Shannon Heng, a macro photographer, showcased works from two of his collections, the first one is of exotic orchids with a minimalistic approach, giving these a portrait form and the second titled “Lightness of Being”, showcasing a surreal lighting style to multi-petal flowers in the garden at a photography exhibition at Lalit Kala Academy, Chennai.
The photographs are made to look like paintings. The trick behind it is patience; wait for the right time while over exposing the background while simultaneously under exposing the subject and then leaving the light to create certain forms so that it looks like a painting. These are single shots with lighting by controlling the depth of field, light output and ambient lighting.
Shannon says it took him years to bring the working of the concept. His style or genre of photography is called Botanical Portraits or Portraitures, where he tries to photograph plants as if they were human beings. He tries to dignify them and to photograph them for his viewers in a position in which they normally see the plants in. He says, “You will normally not look at the plant in this manner. So I try to catch your attention by shooting it in a way so that it catches your eye.”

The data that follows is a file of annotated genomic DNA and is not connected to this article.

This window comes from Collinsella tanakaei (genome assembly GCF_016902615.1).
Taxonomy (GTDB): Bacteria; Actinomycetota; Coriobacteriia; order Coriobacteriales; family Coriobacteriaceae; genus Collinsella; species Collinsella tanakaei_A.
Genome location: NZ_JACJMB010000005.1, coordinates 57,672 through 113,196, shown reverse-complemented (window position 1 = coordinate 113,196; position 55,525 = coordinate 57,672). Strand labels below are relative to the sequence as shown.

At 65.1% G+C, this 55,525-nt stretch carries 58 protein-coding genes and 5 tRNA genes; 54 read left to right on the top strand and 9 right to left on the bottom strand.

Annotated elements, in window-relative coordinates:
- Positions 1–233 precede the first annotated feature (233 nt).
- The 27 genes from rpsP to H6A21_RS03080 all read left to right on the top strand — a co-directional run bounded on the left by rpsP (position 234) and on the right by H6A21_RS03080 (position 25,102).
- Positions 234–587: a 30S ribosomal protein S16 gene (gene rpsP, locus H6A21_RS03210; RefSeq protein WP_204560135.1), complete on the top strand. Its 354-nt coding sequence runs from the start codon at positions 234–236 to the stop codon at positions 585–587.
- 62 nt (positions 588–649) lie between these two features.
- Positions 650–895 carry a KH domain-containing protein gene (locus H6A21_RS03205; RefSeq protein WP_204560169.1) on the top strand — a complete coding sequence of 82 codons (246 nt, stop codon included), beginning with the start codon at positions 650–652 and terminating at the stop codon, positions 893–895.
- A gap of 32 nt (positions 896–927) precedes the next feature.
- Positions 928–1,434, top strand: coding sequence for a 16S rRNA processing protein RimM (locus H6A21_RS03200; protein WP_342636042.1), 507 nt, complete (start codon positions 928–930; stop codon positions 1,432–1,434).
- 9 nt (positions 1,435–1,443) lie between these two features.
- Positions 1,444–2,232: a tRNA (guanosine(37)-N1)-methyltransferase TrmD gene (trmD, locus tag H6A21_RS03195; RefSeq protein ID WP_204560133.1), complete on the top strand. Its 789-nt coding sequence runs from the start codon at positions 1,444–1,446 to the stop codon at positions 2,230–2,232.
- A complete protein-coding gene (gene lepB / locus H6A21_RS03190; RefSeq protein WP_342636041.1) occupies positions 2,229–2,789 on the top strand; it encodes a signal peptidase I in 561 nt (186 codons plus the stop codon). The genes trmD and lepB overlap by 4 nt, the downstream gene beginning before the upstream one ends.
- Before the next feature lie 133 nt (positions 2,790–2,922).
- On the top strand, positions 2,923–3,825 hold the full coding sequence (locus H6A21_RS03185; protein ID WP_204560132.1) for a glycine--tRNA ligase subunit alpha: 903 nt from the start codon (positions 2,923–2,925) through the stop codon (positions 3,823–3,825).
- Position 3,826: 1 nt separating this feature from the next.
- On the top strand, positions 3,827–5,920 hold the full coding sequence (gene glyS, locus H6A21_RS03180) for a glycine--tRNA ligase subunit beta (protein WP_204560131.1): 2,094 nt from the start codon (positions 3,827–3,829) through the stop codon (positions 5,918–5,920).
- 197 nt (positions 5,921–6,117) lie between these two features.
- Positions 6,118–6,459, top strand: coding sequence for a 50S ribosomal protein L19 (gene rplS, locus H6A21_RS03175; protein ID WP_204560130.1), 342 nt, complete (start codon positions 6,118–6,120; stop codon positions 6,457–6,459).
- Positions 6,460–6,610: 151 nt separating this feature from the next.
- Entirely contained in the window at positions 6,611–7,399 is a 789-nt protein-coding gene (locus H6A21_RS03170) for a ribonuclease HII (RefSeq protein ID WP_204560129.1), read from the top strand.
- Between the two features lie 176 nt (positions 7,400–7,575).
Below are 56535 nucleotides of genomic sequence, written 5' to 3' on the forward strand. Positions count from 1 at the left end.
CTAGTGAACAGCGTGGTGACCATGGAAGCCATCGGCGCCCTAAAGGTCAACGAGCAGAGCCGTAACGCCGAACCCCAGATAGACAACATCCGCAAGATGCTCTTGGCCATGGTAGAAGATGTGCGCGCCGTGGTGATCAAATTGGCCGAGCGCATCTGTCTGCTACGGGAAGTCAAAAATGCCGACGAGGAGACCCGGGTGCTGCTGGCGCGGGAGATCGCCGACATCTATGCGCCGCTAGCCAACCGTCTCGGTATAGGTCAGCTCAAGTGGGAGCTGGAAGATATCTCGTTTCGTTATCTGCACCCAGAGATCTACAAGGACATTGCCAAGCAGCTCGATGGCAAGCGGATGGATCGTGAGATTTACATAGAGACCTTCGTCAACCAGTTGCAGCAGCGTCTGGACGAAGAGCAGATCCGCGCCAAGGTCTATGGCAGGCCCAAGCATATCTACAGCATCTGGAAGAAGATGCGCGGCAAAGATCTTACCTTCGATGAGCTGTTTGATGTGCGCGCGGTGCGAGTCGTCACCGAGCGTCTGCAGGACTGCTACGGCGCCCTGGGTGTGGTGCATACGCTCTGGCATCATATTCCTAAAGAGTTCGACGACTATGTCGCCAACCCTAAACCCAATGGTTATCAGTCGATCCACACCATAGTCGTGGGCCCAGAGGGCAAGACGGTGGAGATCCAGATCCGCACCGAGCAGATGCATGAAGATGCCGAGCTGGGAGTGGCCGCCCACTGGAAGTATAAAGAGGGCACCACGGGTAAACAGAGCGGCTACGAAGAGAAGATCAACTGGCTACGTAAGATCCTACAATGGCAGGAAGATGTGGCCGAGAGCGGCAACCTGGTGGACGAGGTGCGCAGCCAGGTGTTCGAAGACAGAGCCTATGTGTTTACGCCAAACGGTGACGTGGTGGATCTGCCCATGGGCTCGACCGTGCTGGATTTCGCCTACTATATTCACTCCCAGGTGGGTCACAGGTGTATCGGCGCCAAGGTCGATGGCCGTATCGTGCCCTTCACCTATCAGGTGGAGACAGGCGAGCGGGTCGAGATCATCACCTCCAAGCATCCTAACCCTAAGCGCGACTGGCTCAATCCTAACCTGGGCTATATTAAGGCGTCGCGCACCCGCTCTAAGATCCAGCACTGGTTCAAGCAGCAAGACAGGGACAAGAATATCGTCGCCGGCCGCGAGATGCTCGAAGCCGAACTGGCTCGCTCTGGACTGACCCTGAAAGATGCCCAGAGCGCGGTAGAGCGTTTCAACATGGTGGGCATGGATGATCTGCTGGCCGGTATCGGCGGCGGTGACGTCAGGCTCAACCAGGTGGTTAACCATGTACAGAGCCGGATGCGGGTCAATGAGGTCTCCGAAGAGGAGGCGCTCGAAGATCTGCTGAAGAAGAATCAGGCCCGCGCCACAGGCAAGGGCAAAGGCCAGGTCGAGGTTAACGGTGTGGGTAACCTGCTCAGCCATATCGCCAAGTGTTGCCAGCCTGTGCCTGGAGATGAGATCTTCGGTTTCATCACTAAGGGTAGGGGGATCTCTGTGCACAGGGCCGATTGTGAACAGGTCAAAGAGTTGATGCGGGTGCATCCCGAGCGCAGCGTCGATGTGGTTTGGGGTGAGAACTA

A lot of his focus is into botany and not just flowers but also the leaves and the plant itself. Most of the photos are shot out in the field. The flowers are not plucked. These grow either in pots or on the ground. He brings the studio out on to the field to shoot. He fuses the Indian vibrant colours with the simplicity of Chinese minimalistic style. So it becomes a fusion of two cultures into an image. There is a bit of drama but in a simple form. All these are shot in the form of minimalistic Ikebana approach.
He created the project “Lightness of Being” by accident. He then worked every day on it to better the technique. The flowers are actually tilted down because of the weight. He then rotates the image. The trick in this is to give the flowers a glowing internally. The outermost layer has been light with the sun’s rays. He then patiently waited for the sun to come to an angle that the rest of the flower is dark after which he lights the inner most part using a flashlight.
“When people look at my images and go this is unique, is what brings me happiness. I believe in being humble and learning from one other. I try to understand other photographers and use their techniques to create good pictures in my genre. Sometimes it works and sometimes it doesn’t. But at the end of the day Photography is learning with trial and error.” says Shannon....